For process piping design, Micro-Station V8 by Bentley-Plantspace Design Series Modeling 3D software was used. The software has the ability to precisely place pipes and pipe elements in the model, develop a bill of materials when the isometric piping drawings were generated, and perform precise interference checks with other pipe systems and structures. Another feature of the 3D model is that it can directly translate into several stress analysis programs.

The plant is equipped with a clean-in-place (CIP) system commonly found in RO plants. This standalone system is piped into the plant process piping to clean the RO membranes when an individual RO train is out of service. Sodium hypochlorite solution is generated onsite from a brine solution and used for disinfection purposes. The solution is added to the stabilized permeate prior to storage, and also used to assist in cleaning of the intake line.

The plant uses the Mediterranean Sea as a raw water source and is located near the seaport facilities. The RO process will require relatively clean water, so the raw water is collected several hundred meters offshore and brought into the plant via two large transmission pipes.

The raw seawater has to go through several process steps before reaching the RO process equipment. It’s screened at the intake structure to remove floatable and larger material. The screened seawater is lifted up to the clarifiers where chemicals are added to promote flocculation and coagulation of colloidal solids and to aid in settling of the material. The resulting water, now clarified, is then directed to dual media filters where finer material is removed by using a fine aggregate and anthracite media. The filtered water is collected in a clear well and sent through cartridge filters where any remaining particulate material larger than 0.1 micron (µm) is removed.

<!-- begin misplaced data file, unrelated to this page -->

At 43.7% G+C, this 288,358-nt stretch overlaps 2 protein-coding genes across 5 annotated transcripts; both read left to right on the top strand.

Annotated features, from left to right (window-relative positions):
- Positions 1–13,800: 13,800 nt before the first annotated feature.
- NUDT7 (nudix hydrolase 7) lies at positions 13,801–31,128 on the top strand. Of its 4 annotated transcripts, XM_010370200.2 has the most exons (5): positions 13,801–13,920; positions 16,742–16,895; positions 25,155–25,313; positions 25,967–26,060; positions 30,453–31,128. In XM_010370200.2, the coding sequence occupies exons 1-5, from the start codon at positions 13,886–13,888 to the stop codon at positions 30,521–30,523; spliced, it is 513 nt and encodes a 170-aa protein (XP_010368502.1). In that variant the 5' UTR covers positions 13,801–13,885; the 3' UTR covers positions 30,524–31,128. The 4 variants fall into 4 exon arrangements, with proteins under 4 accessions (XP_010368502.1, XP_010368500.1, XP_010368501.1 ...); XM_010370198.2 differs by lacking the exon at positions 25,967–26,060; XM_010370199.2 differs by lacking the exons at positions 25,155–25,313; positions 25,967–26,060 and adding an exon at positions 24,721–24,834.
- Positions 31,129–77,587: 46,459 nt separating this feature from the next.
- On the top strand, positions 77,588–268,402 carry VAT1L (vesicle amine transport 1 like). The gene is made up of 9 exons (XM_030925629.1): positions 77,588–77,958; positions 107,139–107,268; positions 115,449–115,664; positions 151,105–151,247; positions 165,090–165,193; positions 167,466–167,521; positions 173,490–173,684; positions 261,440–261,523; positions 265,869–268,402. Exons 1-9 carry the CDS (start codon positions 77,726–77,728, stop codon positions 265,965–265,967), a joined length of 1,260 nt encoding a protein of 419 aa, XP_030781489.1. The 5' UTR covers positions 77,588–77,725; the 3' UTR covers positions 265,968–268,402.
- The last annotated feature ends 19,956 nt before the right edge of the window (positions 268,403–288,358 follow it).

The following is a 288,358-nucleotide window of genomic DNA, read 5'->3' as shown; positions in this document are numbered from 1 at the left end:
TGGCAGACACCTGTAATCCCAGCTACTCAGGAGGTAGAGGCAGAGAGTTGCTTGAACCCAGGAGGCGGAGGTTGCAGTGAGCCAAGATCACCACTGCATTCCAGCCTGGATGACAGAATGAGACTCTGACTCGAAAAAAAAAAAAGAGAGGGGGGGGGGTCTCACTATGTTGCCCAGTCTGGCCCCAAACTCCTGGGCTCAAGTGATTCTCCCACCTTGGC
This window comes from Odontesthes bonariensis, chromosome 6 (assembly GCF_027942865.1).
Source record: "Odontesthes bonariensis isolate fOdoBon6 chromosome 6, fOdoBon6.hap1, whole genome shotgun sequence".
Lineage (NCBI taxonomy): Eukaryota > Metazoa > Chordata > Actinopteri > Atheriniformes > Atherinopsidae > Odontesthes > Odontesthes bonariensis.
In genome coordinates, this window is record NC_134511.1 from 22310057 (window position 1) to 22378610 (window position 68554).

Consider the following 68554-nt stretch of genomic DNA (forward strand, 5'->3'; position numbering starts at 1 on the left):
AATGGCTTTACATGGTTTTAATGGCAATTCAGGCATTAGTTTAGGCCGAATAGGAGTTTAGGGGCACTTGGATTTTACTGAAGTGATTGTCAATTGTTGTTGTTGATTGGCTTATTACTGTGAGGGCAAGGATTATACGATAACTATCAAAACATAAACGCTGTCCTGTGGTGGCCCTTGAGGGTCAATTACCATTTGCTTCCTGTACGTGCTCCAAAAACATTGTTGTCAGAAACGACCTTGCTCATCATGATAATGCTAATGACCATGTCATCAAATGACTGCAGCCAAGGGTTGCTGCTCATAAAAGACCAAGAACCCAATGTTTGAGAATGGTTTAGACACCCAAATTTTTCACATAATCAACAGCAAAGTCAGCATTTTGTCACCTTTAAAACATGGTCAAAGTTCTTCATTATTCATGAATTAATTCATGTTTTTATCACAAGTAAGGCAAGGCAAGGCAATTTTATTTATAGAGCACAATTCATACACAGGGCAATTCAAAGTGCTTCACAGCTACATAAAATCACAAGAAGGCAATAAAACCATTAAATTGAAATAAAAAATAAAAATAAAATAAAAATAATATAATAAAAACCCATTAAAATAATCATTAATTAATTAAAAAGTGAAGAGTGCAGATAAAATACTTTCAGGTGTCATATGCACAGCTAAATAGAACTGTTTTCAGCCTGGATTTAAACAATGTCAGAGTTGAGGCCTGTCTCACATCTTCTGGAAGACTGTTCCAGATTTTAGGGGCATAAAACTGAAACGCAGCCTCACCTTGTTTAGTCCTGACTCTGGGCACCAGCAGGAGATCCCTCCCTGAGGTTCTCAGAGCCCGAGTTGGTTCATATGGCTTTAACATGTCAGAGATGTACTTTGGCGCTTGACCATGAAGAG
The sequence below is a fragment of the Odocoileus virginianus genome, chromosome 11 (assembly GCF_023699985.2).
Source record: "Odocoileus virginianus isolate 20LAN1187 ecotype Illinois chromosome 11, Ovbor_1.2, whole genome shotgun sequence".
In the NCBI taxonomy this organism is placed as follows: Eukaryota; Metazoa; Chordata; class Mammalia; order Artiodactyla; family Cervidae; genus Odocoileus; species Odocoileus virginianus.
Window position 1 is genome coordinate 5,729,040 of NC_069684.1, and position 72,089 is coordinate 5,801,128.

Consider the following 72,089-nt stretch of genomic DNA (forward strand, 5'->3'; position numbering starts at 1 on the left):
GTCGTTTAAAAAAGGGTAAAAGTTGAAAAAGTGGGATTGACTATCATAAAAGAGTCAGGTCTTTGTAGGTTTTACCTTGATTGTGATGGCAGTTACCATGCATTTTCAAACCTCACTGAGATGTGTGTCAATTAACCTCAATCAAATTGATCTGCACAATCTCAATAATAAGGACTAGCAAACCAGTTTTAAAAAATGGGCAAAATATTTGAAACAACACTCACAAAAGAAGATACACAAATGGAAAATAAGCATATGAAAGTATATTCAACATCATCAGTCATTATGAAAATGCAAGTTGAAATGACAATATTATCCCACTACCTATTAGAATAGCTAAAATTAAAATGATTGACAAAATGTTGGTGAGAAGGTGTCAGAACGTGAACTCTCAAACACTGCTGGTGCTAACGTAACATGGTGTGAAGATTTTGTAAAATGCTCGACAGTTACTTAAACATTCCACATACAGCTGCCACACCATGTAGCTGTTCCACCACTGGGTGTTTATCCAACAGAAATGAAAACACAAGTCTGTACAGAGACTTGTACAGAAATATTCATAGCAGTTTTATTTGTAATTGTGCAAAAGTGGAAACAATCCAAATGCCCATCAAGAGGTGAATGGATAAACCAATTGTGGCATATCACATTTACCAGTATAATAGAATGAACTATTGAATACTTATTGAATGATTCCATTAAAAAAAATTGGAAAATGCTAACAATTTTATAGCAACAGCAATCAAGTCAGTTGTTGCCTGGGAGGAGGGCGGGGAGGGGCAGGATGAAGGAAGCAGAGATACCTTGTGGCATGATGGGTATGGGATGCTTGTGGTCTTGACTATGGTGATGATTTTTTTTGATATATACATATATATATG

The filtered water then proceeds to the RO trains where it passes through the high pressure membranes. Because the majority of the total dissolved solids (TDS) have been removed, the resulting permeate — water that’s passed through the membrane — will have a relatively low pH and will require stabilization and remineralization before it can be considered potable water and suitable for public use. The “reject” or “concentrate” water that would not pass through the RO membrane has a high TDS concentration. The concentrate is returned to the Mediterranean several hundred meters from shore via another large diameter discharge pipe.

The stabilization of permeate includes pH adjustment by caustic chemicals and/or carbon dioxide, and remineralization with lime. The treated water is now considered potable and is disinfected and placed in the product water tank to await distribution. Three large pumps then push the water out to the city’s fresh water storage system for distribution to the city. Hamma was required to discharge into two different pressure zones, so additional piping was required at the product tank to accommodate this special requirement.

By using the Mediterranean Sea as an abundant source of raw water, desalination provided by the Hamma Seawater Desalination plant will reduce the city of Algiers future hardships caused by the lack of potable water.

Author’s Note: With over 20 years of experience in water and wastewater operations and design, Tim Wilkey is a project manager and environmental engineer with Stanley Consultants, which is based in Muscatine, Iowa, USA. The company has offices in 17 U.S. cities, Jamaica, Puerto Rico, Iraq, Jordan, Kuwait, Qatar, Saudi Arabia, the UAE and India. Contact: